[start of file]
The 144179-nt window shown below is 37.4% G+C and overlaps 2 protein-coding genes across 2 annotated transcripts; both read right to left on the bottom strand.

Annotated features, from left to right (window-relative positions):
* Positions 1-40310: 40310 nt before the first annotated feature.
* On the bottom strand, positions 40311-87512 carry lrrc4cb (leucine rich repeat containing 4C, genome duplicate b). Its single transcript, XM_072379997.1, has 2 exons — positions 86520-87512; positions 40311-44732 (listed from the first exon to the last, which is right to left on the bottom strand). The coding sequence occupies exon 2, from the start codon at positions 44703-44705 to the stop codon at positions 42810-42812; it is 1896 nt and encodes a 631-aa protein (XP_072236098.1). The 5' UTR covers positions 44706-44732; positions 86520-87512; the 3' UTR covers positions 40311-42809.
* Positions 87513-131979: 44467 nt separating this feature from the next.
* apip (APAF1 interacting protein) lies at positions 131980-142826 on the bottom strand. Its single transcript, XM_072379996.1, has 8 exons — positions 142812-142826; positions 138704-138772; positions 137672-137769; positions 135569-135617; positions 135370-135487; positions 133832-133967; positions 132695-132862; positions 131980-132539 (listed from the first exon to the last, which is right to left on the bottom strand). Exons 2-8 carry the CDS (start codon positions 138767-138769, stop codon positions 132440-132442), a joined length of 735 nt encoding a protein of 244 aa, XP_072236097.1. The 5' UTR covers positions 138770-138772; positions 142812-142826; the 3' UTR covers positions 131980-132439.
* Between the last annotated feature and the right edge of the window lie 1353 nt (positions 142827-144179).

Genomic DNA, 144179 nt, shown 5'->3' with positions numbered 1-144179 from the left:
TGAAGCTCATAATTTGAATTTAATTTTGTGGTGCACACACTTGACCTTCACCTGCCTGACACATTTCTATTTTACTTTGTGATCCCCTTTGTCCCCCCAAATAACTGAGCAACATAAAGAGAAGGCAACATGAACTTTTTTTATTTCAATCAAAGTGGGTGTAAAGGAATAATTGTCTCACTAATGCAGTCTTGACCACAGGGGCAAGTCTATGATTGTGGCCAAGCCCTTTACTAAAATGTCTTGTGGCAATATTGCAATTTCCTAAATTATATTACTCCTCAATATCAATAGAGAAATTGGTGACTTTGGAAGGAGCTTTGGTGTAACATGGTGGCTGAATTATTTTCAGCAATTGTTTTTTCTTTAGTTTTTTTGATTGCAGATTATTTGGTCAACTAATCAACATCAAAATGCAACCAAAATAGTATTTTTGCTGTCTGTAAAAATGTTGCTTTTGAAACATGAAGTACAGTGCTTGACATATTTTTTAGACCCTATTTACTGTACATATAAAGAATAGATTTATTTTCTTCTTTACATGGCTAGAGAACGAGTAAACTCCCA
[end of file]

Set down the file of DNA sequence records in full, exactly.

The 144179-nt window shown below is 37.4% G+C and overlaps 2 protein-coding genes across 2 annotated transcripts; both read right to left on the bottom strand.

Annotated features, from left to right (window-relative positions):
* Positions 1-40310: 40310 nt before the first annotated feature.
* On the bottom strand, positions 40311-87512 carry lrrc4cb (leucine rich repeat containing 4C, genome duplicate b). Its single transcript, XM_072379997.1, has 2 exons — positions 86520-87512; positions 40311-44732 (listed from the first exon to the last, which is right to left on the bottom strand). The coding sequence occupies exon 2, from the start codon at positions 44703-44705 to the stop codon at positions 42810-42812; it is 1896 nt and encodes a 631-aa protein (XP_072236098.1). The 5' UTR covers positions 44706-44732; positions 86520-87512; the 3' UTR covers positions 40311-42809.
* Positions 87513-131979: 44467 nt separating this feature from the next.
* apip (APAF1 interacting protein) lies at positions 131980-142826 on the bottom strand. Its single transcript, XM_072379996.1, has 8 exons — positions 142812-142826; positions 138704-138772; positions 137672-137769; positions 135569-135617; positions 135370-135487; positions 133832-133967; positions 132695-132862; positions 131980-132539 (listed from the first exon to the last, which is right to left on the bottom strand). Exons 2-8 carry the CDS (start codon positions 138767-138769, stop codon positions 132440-132442), a joined length of 735 nt encoding a protein of 244 aa, XP_072236097.1. The 5' UTR covers positions 138770-138772; positions 142812-142826; the 3' UTR covers positions 131980-132439.
* Between the last annotated feature and the right edge of the window lie 1353 nt (positions 142827-144179).

Genomic DNA, 144179 nt, shown 5'->3' with positions numbered 1-144179 from the left:
TGAAGCTCATAATTTGAATTTAATTTTGTGGTGCACACACTTGACCTTCACCTGCCTGACACATTTCTATTTTACTTTGTGATCCCCTTTGTCCCCCCAAATAACTGAGCAACATAAAGAGAAGGCAACATGAACTTTTTTTATTTCAATCAAAGTGGGTGTAAAGGAATAATTGTCTCACTAATGCAGTCTTGACCACAGGGGCAAGTCTATGATTGTGGCCAAGCCCTTTACTAAAATGTCTTGTGGCAATATTGCAATTTCCTAAATTATATTACTCCTCAATATCAATAGAGAAATTGGTGACTTTGGAAGGAGCTTTGGTGTAACATGGTGGCTGAATTATTTTCAGCAATTGTTTTTTCTTTAGTTTTTTTGATTGCAGATTATTTGGTCAACTAATCAACATCAAAATGCAACCAAAATAGTATTTTTGCTGTCTGTAAAAATGTTGCTTTTGAAACATGAAGTACAGTGCTTGACATATTTTTTAGACCCTATTTACTGTACATATAAAGAATAGATTTATTTTCTTCTTTACATGGCTAGAGAACGAGTAAACTCCCA